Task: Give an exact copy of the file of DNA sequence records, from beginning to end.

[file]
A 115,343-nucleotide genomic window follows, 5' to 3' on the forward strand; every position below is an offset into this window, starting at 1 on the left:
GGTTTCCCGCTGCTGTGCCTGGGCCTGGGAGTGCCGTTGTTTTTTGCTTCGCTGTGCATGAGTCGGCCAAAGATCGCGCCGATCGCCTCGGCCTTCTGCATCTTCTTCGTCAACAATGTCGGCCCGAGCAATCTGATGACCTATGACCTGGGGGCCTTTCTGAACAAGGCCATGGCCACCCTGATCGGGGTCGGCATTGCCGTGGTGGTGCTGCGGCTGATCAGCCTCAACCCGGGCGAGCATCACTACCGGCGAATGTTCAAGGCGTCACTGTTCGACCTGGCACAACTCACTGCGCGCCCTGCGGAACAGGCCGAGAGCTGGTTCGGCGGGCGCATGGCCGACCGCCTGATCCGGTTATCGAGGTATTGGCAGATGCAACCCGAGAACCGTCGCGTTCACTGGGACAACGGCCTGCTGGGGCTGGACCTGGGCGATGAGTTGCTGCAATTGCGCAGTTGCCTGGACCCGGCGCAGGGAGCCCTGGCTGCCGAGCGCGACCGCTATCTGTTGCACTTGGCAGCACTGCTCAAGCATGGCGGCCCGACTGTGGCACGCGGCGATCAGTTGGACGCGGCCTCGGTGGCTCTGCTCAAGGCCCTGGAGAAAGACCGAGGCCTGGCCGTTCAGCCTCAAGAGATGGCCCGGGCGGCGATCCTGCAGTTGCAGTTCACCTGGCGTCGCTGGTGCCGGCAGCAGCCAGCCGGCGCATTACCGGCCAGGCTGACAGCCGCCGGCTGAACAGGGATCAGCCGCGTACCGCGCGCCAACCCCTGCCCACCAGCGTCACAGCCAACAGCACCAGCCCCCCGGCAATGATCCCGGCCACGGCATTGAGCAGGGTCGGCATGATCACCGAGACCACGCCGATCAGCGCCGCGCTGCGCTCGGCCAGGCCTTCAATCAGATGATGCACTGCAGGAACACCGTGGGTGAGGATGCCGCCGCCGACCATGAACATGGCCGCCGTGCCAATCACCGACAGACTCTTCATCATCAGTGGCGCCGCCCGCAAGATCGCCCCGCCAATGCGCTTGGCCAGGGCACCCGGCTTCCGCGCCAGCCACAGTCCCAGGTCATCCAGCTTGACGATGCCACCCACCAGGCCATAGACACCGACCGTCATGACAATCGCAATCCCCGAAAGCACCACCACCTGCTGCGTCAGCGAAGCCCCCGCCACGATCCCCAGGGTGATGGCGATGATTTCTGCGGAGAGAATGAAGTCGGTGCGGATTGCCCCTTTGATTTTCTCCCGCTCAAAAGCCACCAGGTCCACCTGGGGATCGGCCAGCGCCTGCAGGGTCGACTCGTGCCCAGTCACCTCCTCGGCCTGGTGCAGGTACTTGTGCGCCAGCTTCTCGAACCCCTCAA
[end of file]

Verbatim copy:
A 115,343-nucleotide genomic window follows, 5' to 3' on the forward strand; every position below is an offset into this window, starting at 1 on the left:
GGTTTCCCGCTGCTGTGCCTGGGCCTGGGAGTGCCGTTGTTTTTTGCTTCGCTGTGCATGAGTCGGCCAAAGATCGCGCCGATCGCCTCGGCCTTCTGCATCTTCTTCGTCAACAATGTCGGCCCGAGCAATCTGATGACCTATGACCTGGGGGCCTTTCTGAACAAGGCCATGGCCACCCTGATCGGGGTCGGCATTGCCGTGGTGGTGCTGCGGCTGATCAGCCTCAACCCGGGCGAGCATCACTACCGGCGAATGTTCAAGGCGTCACTGTTCGACCTGGCACAACTCACTGCGCGCCCTGCGGAACAGGCCGAGAGCTGGTTCGGCGGGCGCATGGCCGACCGCCTGATCCGGTTATCGAGGTATTGGCAGATGCAACCCGAGAACCGTCGCGTTCACTGGGACAACGGCCTGCTGGGGCTGGACCTGGGCGATGAGTTGCTGCAATTGCGCAGTTGCCTGGACCCGGCGCAGGGAGCCCTGGCTGCCGAGCGCGACCGCTATCTGTTGCACTTGGCAGCACTGCTCAAGCATGGCGGCCCGACTGTGGCACGCGGCGATCAGTTGGACGCGGCCTCGGTGGCTCTGCTCAAGGCCCTGGAGAAAGACCGAGGCCTGGCCGTTCAGCCTCAAGAGATGGCCCGGGCGGCGATCCTGCAGTTGCAGTTCACCTGGCGTCGCTGGTGCCGGCAGCAGCCAGCCGGCGCATTACCGGCCAGGCTGACAGCCGCCGGCTGAACAGGGATCAGCCGCGTACCGCGCGCCAACCCCTGCCCACCAGCGTCACAGCCAACAGCACCAGCCCCCCGGCAATGATCCCGGCCACGGCATTGAGCAGGGTCGGCATGATCACCGAGACCACGCCGATCAGCGCCGCGCTGCGCTCGGCCAGGCCTTCAATCAGATGATGCACTGCAGGAACACCGTGGGTGAGGATGCCGCCGCCGACCATGAACATGGCCGCCGTGCCAATCACCGACAGACTCTTCATCATCAGTGGCGCCGCCCGCAAGATCGCCCCGCCAATGCGCTTGGCCAGGGCACCCGGCTTCCGCGCCAGCCACAGTCCCAGGTCATCCAGCTTGACGATGCCACCCACCAGGCCATAGACACCGACCGTCATGACAATCGCAATCCCCGAAAGCACCACCACCTGCTGCGTCAGCGAAGCCCCCGCCACGATCCCCAGGGTGATGGCGATGATTTCTGCGGAGAGAATGAAGTCGGTGCGGATTGCCCCTTTGATTTTCTCCCGCTCAAAAGCCACCAGGTCCACCTGGGGATCGGCCAGCGCCTGCAGGGTCGACTCGTGCCCAGTCACCTCCTCGGCCTGGTGCAGGTACTTGTGCGCCAGCTTCTCGAACCCCTCAA